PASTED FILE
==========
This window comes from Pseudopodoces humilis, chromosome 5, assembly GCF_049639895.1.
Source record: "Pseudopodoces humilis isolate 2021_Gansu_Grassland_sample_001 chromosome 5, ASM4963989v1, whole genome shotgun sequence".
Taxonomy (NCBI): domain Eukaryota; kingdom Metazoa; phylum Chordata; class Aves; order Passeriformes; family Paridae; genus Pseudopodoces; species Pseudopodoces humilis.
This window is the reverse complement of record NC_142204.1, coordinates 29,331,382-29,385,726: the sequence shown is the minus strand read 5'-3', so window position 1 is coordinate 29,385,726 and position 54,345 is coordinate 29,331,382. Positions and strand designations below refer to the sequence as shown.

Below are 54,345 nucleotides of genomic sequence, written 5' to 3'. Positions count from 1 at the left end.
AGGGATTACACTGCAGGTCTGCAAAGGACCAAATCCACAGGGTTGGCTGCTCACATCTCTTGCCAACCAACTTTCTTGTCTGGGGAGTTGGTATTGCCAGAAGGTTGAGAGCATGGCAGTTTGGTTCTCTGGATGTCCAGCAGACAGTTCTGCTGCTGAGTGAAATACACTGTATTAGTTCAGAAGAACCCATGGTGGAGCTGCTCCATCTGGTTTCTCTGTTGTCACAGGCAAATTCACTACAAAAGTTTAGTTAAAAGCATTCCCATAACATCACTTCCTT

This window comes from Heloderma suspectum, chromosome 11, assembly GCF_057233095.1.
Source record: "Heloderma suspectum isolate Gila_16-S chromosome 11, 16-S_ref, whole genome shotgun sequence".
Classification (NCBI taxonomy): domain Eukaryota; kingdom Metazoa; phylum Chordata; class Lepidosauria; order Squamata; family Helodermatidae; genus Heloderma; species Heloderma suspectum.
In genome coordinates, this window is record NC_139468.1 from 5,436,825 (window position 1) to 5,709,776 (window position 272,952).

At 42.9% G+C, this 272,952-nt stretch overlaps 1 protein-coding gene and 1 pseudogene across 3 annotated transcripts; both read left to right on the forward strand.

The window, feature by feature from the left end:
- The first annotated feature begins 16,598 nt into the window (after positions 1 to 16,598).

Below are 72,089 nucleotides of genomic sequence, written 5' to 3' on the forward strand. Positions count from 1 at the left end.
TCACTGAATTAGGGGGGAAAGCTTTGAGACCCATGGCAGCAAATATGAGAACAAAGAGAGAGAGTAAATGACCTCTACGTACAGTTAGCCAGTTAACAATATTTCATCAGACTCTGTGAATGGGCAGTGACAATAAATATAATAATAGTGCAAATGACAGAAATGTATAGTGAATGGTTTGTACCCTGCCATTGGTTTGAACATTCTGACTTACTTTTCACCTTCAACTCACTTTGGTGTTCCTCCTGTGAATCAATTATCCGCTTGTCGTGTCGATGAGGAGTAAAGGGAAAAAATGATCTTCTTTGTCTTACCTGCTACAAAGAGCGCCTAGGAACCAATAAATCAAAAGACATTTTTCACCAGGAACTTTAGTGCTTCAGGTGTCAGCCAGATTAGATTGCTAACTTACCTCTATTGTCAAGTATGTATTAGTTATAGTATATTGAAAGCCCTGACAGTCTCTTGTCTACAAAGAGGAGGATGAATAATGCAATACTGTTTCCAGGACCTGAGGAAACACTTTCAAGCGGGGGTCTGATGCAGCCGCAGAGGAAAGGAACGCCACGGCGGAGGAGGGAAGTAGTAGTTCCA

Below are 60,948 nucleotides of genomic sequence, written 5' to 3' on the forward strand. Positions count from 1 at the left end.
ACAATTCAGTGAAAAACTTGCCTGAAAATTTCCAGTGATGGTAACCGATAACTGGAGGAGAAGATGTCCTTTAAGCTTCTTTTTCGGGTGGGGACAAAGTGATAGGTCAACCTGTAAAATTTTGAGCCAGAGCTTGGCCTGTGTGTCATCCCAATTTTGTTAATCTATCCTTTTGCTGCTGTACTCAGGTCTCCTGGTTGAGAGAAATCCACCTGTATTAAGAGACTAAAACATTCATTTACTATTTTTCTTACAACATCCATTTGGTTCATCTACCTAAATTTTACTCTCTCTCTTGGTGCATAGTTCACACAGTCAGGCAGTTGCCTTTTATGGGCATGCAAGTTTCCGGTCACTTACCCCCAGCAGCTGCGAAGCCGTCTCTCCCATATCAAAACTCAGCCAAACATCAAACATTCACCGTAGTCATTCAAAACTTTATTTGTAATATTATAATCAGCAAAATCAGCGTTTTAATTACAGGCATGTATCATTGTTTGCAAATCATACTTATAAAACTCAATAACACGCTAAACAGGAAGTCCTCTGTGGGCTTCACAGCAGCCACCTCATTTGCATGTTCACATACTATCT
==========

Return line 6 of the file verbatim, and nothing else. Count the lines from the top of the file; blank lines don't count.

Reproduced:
AGGGATTACACTGCAGGTCTGCAAAGGACCAAATCCACAGGGTTGGCTGCTCACATCTCTTGCCAACCAACTTTCTTGTCTGGGGAGTTGGTATTGCCAGAAGGTTGAGAGCATGGCAGTTTGGTTCTCTGGATGTCCAGCAGACAGTTCTGCTGCTGAGTGAAATACACTGTATTAGTTCAGAAGAACCCATGGTGGAGCTGCTCCATCTGGTTTCTCTGTTGTCACAGGCAAATTCACTACAAAAGTTTAGTTAAAAGCATTCCCATAACATCACTTCCTT